Climate Change Adaptation and the Law: DLA Piper and UNESCO Collaborations
DLA Piper and UNESCO are pleased to present a report and educational toolkit on climate change and the law in the Pacific.
The report documents the outcomes of a series of workshops presented by DLA Piper, the Centre for Asia Pacific Pro Bono and the United Nations Educational, Scientific and Cultural Organization (UNESCO). The workshops took place in Suva, Fiji and Apia, Samoa in 2013.
The workshops provided lawyers with the tools needed to understand climate change law, allowing them to act as leaders in developing effective legal solutions to the problems of climate change in the Pacific. Attendees were from East and West Samoa, Fiji, Tuvalu, Solomon Islands, Vanuatu and Papua New Guinea.
According to Denis Chang Seng, Programme Specialist for Natural Sciences UNESCO 'It became apparent through the workshops that the legal frameworks needed to support and promote climate change adaptation are still missing in the Pacific. It is clear that enforcing existing legal instruments is still a challenge, which accords with what we know from the Hyogo Framework 2005-2015 review.'
In the face of such need and positive response to the workshops, DLA Piper and UNESCO have published a report on climate change in the Pacific. The report not only includes the abstracts from the various presenters, but also reflections on the issues facing communities in the Pacific in regards to climate change and comments by participants during the workshops. A copy of the report and toolkit can be found here.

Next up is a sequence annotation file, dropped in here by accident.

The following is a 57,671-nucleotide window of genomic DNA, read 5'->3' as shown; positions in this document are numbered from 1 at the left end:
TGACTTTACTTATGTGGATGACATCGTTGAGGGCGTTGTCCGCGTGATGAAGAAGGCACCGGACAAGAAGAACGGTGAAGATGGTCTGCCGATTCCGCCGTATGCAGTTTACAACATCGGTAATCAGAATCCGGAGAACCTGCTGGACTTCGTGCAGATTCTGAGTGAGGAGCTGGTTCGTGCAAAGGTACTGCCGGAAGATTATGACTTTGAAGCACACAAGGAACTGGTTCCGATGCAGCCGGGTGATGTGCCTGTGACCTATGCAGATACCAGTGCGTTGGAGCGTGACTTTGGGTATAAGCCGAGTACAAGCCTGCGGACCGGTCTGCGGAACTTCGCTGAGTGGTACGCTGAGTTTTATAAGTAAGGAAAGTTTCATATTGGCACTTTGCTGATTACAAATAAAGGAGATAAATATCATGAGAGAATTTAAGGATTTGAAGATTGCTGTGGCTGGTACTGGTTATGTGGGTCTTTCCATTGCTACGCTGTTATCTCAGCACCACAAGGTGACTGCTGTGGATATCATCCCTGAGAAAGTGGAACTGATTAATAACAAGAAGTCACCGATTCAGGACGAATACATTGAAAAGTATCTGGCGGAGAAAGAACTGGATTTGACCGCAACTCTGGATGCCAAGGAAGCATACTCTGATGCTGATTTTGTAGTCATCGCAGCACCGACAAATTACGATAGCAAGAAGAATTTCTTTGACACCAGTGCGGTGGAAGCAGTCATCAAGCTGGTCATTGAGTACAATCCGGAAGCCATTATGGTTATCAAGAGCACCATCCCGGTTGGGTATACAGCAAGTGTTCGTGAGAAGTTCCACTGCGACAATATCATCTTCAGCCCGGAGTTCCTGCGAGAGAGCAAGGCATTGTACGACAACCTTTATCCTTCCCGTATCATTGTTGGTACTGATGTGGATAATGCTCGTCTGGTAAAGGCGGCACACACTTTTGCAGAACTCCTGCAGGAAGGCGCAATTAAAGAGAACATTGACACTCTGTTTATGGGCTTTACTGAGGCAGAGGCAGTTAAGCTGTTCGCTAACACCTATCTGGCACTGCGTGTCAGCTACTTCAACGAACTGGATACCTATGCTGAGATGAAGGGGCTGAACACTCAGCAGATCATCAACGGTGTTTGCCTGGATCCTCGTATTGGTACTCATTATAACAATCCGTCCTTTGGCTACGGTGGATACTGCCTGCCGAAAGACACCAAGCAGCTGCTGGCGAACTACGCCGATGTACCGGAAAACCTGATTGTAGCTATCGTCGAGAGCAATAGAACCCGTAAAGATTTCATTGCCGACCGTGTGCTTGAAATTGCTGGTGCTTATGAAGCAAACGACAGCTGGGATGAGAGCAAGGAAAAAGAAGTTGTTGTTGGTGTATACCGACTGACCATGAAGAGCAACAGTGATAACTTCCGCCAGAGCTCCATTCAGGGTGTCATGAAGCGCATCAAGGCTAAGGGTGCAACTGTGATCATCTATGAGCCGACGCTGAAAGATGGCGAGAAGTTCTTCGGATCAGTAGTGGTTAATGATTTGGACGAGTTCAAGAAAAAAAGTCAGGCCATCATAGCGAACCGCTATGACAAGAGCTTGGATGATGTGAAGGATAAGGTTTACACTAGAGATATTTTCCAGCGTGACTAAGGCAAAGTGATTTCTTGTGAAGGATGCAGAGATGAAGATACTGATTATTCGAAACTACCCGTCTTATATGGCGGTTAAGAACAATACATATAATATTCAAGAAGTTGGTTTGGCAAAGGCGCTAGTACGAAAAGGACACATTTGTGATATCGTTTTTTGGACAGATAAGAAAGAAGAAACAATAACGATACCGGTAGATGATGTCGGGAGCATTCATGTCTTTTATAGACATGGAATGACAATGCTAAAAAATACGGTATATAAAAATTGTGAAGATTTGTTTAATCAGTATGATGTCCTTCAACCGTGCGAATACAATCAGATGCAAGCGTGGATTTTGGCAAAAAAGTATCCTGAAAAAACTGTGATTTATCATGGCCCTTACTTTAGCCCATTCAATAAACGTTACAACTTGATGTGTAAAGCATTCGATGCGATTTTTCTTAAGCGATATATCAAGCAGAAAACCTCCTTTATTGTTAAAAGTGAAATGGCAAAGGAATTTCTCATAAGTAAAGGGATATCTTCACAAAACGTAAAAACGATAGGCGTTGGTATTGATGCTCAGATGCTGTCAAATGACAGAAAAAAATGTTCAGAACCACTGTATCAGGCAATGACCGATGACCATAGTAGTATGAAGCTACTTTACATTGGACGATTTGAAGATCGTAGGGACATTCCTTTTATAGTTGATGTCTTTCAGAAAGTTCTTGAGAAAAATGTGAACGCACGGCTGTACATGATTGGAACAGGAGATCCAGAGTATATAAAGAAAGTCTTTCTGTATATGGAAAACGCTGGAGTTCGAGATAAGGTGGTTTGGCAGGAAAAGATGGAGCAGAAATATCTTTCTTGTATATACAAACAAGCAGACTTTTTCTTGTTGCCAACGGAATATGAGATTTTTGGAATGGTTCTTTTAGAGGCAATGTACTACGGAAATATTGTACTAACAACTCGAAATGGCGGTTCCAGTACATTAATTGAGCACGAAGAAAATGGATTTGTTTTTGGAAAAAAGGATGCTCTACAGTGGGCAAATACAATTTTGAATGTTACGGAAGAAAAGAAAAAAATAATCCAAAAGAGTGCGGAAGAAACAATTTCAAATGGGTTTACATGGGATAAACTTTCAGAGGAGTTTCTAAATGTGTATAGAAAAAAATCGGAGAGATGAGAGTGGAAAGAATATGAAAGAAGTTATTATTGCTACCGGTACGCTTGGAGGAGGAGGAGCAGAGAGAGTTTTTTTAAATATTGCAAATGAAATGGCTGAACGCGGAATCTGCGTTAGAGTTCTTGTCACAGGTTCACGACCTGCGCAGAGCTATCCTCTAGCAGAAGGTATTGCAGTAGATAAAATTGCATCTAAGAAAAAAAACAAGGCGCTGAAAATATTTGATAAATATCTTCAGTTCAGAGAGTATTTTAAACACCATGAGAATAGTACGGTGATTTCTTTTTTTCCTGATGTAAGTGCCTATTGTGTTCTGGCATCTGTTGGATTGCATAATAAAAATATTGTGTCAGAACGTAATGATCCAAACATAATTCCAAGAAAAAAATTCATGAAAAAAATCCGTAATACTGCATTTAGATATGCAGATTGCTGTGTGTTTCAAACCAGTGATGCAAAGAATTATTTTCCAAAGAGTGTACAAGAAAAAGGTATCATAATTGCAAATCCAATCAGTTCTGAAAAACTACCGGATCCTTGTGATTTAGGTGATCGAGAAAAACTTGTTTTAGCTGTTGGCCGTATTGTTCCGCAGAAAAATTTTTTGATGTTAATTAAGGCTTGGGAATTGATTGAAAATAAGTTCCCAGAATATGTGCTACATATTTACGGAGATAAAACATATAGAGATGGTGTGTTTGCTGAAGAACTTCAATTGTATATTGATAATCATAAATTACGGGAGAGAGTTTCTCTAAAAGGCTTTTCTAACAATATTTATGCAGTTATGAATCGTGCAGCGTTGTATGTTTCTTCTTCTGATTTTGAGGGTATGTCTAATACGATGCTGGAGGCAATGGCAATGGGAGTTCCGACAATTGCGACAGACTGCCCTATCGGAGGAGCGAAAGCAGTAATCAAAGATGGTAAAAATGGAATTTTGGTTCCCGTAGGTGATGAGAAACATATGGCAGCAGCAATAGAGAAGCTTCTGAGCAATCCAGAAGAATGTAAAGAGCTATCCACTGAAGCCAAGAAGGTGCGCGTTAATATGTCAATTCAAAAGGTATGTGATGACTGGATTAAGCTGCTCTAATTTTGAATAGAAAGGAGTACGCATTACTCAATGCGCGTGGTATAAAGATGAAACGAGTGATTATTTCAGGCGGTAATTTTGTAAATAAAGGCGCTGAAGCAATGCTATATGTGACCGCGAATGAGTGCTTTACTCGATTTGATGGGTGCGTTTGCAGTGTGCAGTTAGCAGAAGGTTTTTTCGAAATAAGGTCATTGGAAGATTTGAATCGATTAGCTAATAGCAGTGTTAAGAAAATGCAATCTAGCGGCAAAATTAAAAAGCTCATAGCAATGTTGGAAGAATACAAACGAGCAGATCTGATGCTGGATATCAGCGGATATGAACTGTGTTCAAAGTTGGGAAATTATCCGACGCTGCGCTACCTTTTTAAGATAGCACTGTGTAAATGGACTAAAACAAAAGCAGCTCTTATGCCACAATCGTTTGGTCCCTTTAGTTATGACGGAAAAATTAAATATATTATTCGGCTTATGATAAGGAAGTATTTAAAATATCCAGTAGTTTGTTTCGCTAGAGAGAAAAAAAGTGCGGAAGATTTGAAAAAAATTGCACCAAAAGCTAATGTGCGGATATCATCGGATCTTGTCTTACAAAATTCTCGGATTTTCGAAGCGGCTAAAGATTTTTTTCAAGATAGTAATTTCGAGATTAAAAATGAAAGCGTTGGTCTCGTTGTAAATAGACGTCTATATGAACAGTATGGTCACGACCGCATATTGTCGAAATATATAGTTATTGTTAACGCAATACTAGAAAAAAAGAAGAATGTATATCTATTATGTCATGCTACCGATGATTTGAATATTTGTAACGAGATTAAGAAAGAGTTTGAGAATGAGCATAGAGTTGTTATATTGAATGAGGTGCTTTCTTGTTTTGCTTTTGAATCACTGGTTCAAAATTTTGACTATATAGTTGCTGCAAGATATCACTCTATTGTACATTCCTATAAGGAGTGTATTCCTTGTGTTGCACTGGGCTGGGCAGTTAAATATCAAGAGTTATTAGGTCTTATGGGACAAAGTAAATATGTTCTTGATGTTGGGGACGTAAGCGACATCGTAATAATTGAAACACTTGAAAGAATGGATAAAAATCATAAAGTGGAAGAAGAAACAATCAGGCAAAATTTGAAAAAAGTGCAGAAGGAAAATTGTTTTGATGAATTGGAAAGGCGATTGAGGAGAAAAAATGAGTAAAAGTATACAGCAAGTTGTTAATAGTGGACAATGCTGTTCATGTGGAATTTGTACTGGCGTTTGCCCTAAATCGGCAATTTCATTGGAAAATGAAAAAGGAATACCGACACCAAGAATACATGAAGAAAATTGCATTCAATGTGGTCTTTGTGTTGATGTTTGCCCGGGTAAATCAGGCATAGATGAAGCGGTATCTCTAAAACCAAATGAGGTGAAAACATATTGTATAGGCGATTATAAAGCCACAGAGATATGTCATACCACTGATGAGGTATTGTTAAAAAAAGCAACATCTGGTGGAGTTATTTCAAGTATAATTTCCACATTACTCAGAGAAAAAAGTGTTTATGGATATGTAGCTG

Following on from the findings of the workshop, a number of regional and UN organisations are developing a new tool for a joint strategy for climate and disaster resilience and development, more information can be found here.
DLA Piper and UNESCO are also currently in discussions regarding future projects on loss and damage in relation to climate change. Mark Baker-Jones, Special Counsel at DLA Piper and Climate Change Law expert said 'Loss and damage from climate change can either occur from long-term changes such as sea level rise affecting, for example, coastal communities, or short-term extreme weather events such as bushfire or cyclones, leading to disasters and emergencies. The place of the law in relation to either of these types of events is in the provision of legal frameworks that incorporate and give effect to adaptation and mitigation actions. This may include amendments to existing legislation or the introduction of new legislation such as that governing land-use planning, or building codes. These measures will act to implement safeguards prior to these events occurring with the aim of ultimately reducing or avoiding the loss and damage.'
'We were delighted to partner with DLA Piper to present the workshops in the Pacific and produce this report. We are looking forward to working with DLA Piper again to address some of the pressing climate change issues that Pacific Island Countries are now facing. The support and expertise provided by DLA Piper is incredibly valuable to our work.' - Denis Chang Seng, UNESCO.
Please direct all media enquiries to:
Cate Martin, Pro Bono Counsel Asia Pac Catriona.Martin@dlapiper.com
'Given the significant human impact climate change is already having in the Pacific, we felt compelled to use our extensive pro bono and legal experience to develop workshops that could promote an awareness and understanding of the law relating to climate change adaptation for lawyers in the pacific.'